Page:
Are you also tired of hiding those discolored patches under layers of foundation? Well, you might be suffering from a skin condition called melasma. This is a skin condition characterized by freckle-like spots or blue-gray or brown patches. It is also referred to as “mask of pregnancy”.
Melasma is not a subtle condition. People with melasma are often on the look-out for the most convenient yet effective solution for this condition.
Learn how we can help you treat melasma.
What Is Melasma?
Also commonly known as “black spot,” melasma is one of the most common disorders of the skin. While individuals between 20 – 40 years of age are more frequently affected, there is an increased risk for pregnant women and those with dark skin tones. Women have a 90% chance of being affected, especially if they take oral contraceptives or hormones.
Melasma appears as either freckle-like spots or flat patches of brown or blue-gray color. It usually results due to the increase in melanin production by the pigment-producing cells responsible for giving the skin its color.
It typically appears on the areas exposed to direct sunlight, such as forearms, neck, and face, commonly affecting the cheeks, chin, forehead, and upper lips. The color of melasma may vary as it darkens and gets worse in the summer while it lightens during the winters.
Due to increased prevalence during pregnancy, it is also sometimes termed as the “mask of pregnancy.” Though it is completely harmless and may also fade over time, it dramatically impacts the person’s mental health as their appearance changes drastically.
What Are The Factors That Can Cause Melasma?
These are a few of the factors that play a crucial role in speeding the process of skin-aging:
Hyperactivity of Melanocytes
Melanocytes are pigment-producing skin cells that are stimulated by the UV radiations present in the sunlight. Increased activity of the melanocytes due to sun exposure, the quantity of melanin also surges, thus giving a darker color to an area of skin.
Increase in the Abnormal Vasculature
The vascular endothelial growth factor (VEGF) has a direct impact on the process of melanin production. It also affects the vascular endothelial cells resulting in the release of cytokines and growth factors, causing an increase in blood vessels in the affected area.
Increased number of Senescent Fibroblasts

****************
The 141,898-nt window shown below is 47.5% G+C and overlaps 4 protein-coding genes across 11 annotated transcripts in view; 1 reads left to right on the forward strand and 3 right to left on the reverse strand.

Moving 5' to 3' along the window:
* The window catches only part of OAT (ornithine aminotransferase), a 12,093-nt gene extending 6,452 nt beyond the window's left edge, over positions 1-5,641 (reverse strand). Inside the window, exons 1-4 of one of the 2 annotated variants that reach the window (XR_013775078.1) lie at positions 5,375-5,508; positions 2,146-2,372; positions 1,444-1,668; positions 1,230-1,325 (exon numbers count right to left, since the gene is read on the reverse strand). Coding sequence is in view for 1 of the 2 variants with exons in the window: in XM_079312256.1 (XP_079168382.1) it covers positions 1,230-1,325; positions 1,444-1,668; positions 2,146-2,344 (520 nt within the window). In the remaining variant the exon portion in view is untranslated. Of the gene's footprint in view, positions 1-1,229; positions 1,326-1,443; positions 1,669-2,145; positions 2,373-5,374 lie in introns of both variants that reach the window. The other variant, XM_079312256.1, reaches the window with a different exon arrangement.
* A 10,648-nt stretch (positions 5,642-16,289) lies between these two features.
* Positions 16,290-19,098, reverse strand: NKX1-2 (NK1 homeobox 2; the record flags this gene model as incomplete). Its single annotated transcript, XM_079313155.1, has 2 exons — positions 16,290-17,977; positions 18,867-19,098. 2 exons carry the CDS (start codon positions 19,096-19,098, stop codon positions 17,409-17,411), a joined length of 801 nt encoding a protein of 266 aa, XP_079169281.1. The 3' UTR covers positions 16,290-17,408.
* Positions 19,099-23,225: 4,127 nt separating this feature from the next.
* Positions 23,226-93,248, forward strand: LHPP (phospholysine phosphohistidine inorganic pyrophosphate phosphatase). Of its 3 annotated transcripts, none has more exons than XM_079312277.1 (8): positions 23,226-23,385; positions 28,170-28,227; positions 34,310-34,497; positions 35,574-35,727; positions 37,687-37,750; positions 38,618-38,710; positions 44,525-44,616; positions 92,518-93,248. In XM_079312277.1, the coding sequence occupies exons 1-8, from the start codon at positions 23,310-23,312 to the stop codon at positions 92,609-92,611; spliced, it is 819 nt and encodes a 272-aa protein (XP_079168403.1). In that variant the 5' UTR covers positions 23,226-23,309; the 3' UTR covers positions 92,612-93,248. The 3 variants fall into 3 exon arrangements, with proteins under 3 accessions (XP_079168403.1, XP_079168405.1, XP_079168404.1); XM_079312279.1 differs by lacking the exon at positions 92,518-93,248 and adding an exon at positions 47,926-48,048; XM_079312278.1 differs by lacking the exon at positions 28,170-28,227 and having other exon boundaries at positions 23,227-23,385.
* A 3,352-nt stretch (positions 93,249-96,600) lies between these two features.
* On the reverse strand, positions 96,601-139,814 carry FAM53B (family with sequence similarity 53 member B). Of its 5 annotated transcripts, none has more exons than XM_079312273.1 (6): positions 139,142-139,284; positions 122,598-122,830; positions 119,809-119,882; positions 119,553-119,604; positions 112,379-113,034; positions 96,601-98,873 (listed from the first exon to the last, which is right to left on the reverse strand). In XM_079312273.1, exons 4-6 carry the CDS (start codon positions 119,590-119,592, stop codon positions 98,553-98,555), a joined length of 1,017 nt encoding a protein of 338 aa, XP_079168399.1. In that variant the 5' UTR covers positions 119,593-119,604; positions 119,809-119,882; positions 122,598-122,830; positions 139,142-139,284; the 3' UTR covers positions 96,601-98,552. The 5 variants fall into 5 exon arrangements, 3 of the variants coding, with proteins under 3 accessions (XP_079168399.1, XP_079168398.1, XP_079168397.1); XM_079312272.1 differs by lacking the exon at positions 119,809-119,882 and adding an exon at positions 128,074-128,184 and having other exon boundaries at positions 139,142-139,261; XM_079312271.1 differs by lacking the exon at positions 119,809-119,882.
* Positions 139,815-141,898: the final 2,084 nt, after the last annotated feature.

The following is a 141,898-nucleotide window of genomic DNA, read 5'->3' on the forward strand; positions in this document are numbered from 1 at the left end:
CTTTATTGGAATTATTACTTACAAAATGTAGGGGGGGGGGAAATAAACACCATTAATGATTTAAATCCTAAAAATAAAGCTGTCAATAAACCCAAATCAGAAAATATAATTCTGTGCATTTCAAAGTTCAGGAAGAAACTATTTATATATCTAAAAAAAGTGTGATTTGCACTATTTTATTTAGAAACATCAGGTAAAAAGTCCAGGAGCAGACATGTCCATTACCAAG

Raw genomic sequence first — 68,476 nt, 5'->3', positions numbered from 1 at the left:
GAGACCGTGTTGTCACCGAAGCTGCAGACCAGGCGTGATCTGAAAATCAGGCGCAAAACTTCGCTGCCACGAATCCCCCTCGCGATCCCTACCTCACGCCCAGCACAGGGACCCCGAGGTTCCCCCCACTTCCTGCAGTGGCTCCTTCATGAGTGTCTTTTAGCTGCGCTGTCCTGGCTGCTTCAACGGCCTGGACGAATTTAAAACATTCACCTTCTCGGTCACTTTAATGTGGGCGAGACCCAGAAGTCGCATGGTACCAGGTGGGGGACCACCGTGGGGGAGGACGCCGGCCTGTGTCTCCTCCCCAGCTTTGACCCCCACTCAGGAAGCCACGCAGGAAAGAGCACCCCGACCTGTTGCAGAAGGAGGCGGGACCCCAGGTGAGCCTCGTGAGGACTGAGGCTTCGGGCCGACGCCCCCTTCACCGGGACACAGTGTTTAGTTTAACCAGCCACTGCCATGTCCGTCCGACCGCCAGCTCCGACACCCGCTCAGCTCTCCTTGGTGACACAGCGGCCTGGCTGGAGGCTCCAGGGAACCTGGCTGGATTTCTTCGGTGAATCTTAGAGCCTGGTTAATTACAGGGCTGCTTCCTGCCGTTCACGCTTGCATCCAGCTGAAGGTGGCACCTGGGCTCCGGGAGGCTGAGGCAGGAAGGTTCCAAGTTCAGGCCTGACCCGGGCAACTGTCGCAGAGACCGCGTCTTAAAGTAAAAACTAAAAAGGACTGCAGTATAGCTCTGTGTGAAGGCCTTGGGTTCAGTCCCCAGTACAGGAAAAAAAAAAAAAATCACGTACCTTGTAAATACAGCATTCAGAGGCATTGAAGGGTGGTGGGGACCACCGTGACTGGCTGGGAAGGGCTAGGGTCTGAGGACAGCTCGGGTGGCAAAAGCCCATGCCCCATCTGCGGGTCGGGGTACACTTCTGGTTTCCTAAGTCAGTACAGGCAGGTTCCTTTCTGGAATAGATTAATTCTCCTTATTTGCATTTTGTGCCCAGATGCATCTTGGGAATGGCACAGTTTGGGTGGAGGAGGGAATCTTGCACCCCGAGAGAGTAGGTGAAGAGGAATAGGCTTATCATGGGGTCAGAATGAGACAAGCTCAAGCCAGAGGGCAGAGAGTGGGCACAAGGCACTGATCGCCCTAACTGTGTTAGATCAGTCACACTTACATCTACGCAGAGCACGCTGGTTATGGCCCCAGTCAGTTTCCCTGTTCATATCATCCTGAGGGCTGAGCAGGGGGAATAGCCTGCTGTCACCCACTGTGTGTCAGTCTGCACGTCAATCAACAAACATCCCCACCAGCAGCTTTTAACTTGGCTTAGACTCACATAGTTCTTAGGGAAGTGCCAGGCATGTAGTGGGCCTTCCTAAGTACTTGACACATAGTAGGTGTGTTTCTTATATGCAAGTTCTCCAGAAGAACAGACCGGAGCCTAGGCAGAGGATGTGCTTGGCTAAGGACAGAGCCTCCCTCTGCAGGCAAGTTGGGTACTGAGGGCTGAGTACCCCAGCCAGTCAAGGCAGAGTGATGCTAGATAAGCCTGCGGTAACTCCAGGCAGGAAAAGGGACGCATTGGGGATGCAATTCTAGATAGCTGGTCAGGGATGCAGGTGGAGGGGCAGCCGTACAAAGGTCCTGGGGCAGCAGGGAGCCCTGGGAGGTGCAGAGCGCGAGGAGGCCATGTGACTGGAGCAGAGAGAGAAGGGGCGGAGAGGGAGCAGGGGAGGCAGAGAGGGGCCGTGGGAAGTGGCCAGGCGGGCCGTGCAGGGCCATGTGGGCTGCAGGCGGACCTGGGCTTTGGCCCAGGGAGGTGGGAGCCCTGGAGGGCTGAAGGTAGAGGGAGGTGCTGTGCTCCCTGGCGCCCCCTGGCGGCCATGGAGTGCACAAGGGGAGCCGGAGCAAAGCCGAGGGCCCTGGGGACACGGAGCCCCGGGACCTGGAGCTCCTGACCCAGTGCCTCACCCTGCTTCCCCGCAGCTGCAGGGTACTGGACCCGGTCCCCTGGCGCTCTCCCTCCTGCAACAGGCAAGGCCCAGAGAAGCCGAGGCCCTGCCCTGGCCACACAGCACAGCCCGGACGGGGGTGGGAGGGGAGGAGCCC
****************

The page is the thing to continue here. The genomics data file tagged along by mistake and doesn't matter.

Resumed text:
Fibroblasts contribute towards the increased release of melanogenic factors. In a melasmic lesion, a greater number of old fibroblasts cells are observed in the upper dermis.
Defective Basement Membrane
Melasma patients have increased metalloproteinase 2 (MPP-2), which damages the basement membrane and affects the melanocytes.
The unfortunate reality of melasma is that there are currently no ways to prevent melasma. However, it is possible to manage the condition with daily long-term care before, during, and after clinic treatments.
- Use sunscreen.
It’s important to apply broad-spectrum sunscreen (min SPF30) every day.
- Avoid sun exposure.
It is critical to avoid direct sun exposure, particularly during the middle of the day. Always wear sunglasses and wear wide-brimmed hats if you have to be outdoors.
- Use plant-based products.
Products containing ingredients such as kojic acid and glycolic acid, as all may be used during pregnancy—but it is best to check with your doctor. It helps minimize the intensity and severity of melasma by impeding pigment synthesis.
- Avoid using traditional lightening and skin-bleaching.
Cosmetic products that contain retinoids, hydroquinone, and steroids are contraindicated in pregnancy.
When dealing with melasma, no single treatment approach is known to offer the best results. Experts prefer a combination approach that is fine-tuned according to the severity of the melasma, the type of melasma, and your skin type.
Melasma Treatments Include :
Topicals Lightening Agents
Oral medications, e.g., tranexamic acid
Energy-based devices and Lasers